Dodgers make it official: They are eliminated from postseason on night they’re shut out for the 17th time
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They were so full of hope, and had reason to be.
The Dodgers were coming off consecutive trips to the National League Championship Series. The team’s young core was coming into its own. They seemed to have an ideal blend of youth and experience.
Only it never really happened for the Dodgers in 2010. They started slowly, hinted at a rebound and then succumbed to a miserable second half.
Their season came to its inevitable conclusion on a cool Tuesday night at Dodger Stadium, when the Dodgers were officially eliminated from the postseason.
The Dodgers fell, 6-0, to the Padres, almost fittingly shut out for a baseball-high 17th time this season.
With the Giants winning earlier in the evening, the Dodgers were actually eliminated before the final out was recorded at Chavez Ravine.
One-hundred and seven days and 151 games from when the season began so full of promise in Pittsburgh, it ended Tuesday with barely a whimper.
Chad Billingsley was hardly at his best, but for his third consecutive start the Dodgers offense was a no-show. In his last three starts, the Dodgers have scored a total of one run.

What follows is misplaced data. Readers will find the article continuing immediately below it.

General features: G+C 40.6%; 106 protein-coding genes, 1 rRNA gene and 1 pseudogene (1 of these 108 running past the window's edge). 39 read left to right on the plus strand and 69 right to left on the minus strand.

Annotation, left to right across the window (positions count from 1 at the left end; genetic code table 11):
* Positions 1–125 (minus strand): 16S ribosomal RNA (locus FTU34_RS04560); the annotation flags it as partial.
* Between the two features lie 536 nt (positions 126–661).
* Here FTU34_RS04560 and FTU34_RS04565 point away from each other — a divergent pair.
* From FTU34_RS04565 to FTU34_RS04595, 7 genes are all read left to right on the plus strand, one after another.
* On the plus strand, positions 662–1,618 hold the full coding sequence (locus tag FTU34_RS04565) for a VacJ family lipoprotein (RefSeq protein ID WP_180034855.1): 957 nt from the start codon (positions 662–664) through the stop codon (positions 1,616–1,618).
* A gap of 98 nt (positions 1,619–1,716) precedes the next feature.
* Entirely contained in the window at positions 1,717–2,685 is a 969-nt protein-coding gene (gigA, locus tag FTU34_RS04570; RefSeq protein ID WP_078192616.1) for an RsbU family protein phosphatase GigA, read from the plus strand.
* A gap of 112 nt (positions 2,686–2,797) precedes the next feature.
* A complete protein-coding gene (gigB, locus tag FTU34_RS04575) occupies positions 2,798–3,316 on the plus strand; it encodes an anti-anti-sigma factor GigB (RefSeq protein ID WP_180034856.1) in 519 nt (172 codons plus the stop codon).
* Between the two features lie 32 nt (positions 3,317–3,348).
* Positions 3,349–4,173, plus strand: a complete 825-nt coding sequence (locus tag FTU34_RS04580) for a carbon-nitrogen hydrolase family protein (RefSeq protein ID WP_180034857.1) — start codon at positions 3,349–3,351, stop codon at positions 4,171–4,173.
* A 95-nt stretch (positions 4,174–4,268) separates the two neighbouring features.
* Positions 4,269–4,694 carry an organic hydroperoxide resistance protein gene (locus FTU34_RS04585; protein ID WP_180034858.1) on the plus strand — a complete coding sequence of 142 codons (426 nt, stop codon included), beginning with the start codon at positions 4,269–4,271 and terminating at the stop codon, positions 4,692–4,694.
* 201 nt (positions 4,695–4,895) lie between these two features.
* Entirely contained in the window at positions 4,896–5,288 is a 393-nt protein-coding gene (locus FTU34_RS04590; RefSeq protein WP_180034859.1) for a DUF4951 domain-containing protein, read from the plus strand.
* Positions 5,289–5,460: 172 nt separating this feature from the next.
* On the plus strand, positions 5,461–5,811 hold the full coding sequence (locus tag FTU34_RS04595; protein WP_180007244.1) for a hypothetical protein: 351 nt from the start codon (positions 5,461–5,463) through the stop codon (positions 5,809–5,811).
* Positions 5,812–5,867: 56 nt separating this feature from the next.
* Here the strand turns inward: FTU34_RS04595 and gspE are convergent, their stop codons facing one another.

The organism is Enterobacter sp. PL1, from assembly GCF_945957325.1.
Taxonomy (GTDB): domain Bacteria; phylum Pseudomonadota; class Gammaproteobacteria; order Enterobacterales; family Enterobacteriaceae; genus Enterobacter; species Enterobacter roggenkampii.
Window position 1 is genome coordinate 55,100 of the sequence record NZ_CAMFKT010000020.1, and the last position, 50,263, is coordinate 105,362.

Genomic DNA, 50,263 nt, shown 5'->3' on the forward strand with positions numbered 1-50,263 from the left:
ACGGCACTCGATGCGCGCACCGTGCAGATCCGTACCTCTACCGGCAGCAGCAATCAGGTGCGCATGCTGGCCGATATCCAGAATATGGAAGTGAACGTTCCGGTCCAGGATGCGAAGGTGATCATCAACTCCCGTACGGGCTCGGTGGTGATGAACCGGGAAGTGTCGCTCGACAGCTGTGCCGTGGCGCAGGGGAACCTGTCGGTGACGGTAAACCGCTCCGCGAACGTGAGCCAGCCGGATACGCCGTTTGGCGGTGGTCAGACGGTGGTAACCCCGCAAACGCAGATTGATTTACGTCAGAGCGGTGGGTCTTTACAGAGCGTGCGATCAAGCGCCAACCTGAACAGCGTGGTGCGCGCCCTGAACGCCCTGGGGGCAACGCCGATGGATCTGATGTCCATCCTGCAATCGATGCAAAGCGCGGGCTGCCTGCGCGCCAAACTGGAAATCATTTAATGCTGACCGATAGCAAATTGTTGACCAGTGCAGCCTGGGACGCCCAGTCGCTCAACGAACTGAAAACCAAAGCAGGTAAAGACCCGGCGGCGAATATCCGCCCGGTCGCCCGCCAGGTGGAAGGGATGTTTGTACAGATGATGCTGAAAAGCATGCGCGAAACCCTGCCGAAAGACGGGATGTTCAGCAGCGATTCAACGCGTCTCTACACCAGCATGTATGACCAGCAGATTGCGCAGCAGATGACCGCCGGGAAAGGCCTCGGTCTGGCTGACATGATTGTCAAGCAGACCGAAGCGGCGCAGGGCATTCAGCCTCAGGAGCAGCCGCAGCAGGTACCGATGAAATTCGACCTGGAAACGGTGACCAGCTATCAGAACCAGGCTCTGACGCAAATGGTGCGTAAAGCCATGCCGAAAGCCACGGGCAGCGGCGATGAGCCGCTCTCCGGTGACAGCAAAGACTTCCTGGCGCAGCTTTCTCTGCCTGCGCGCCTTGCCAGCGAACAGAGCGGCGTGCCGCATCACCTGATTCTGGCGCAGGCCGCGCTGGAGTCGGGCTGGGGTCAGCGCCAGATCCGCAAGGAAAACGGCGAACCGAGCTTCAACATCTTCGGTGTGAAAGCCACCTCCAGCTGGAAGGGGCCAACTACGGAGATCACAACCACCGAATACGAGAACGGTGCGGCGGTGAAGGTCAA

The Padres got to Billingsley (11-11) with two runs in the third and three more in the fifth.
In the third inning, a walk and Adrian Gonzalez double proceeded a two-run single by Ryan Ludwick.
A bout of wildness by Billingsley was his undoing in the fifth. He gave up a single to Wil Venable and hit little David Eckstein with a pitch. When both runners advanced on a groundout, Gonzalez was intentionally walked to load the bases.
Billingsley hit Ludwick with a pitch to score one run, gave up a sacrifice fly to Yorvit Torrealba for the second and a single to Chase Headley for the third.
The Padres scored a final run in the ninth off Ramon Troncoso.
The Dodgers, meanwhile, could do nothing with Padres starter Clayton Richard.
Richard (13-8) threw the first shutout of his three-year career, holding the Dodgers to eight hits. He struck out six and walked two.
-- Steve Dilbeck